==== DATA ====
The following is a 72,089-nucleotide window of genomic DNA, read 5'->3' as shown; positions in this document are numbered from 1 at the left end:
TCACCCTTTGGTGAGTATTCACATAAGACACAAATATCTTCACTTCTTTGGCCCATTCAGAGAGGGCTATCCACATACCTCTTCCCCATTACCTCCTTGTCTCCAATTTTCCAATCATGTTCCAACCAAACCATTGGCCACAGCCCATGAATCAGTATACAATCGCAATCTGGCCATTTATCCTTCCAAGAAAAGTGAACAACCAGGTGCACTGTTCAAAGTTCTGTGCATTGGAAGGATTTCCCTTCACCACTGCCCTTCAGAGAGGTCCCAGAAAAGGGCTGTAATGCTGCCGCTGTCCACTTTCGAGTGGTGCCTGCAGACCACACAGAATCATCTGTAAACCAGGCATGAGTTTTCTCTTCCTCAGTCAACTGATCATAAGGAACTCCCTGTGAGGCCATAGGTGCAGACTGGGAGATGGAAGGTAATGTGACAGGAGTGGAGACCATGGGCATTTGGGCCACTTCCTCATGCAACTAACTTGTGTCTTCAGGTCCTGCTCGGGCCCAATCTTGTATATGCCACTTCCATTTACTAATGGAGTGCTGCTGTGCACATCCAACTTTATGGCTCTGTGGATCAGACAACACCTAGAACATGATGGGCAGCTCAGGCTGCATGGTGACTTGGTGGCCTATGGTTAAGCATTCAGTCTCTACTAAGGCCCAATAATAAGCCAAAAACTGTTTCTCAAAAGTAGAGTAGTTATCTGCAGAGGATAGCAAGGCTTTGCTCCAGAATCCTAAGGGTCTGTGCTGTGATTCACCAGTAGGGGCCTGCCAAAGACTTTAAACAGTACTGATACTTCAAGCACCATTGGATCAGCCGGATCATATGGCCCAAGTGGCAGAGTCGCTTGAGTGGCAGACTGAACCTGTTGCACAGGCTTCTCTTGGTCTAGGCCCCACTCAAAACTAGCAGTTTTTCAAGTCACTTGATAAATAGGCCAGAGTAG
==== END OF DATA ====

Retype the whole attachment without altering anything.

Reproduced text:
The following is a 72,089-nucleotide window of genomic DNA, read 5'->3' as shown; positions in this document are numbered from 1 at the left end:
TCACCCTTTGGTGAGTATTCACATAAGACACAAATATCTTCACTTCTTTGGCCCATTCAGAGAGGGCTATCCACATACCTCTTCCCCATTACCTCCTTGTCTCCAATTTTCCAATCATGTTCCAACCAAACCATTGGCCACAGCCCATGAATCAGTATACAATCGCAATCTGGCCATTTATCCTTCCAAGAAAAGTGAACAACCAGGTGCACTGTTCAAAGTTCTGTGCATTGGAAGGATTTCCCTTCACCACTGCCCTTCAGAGAGGTCCCAGAAAAGGGCTGTAATGCTGCCGCTGTCCACTTTCGAGTGGTGCCTGCAGACCACACAGAATCATCTGTAAACCAGGCATGAGTTTTCTCTTCCTCAGTCAACTGATCATAAGGAACTCCCTGTGAGGCCATAGGTGCAGACTGGGAGATGGAAGGTAATGTGACAGGAGTGGAGACCATGGGCATTTGGGCCACTTCCTCATGCAACTAACTTGTGTCTTCAGGTCCTGCTCGGGCCCAATCTTGTATATGCCACTTCCATTTACTAATGGAGTGCTGCTGTGCACATCCAACTTTATGGCTCTGTGGATCAGACAACACCTAGAACATGATGGGCAGCTCAGGCTGCATGGTGACTTGGTGGCCTATGGTTAAGCATTCAGTCTCTACTAAGGCCCAATAATAAGCCAAAAACTGTTTCTCAAAAGTAGAGTAGTTATCTGCAGAGGATAGCAAGGCTTTGCTCCAGAATCCTAAGGGTCTGTGCTGTGATTCACCAGTAGGGGCCTGCCAAAGACTTTAAACAGTACTGATACTTCAAGCACCATTGGATCAGCCGGATCATATGGCCCAAGTGGCAGAGTCGCTTGAGTGGCAGACTGAACCTGTTGCACAGGCTTCTCTTGGTCTAGGCCCCACTCAAAACTAGCAGTTTTTCAAGTCACTTGATAAATAGGCCAGAGTAG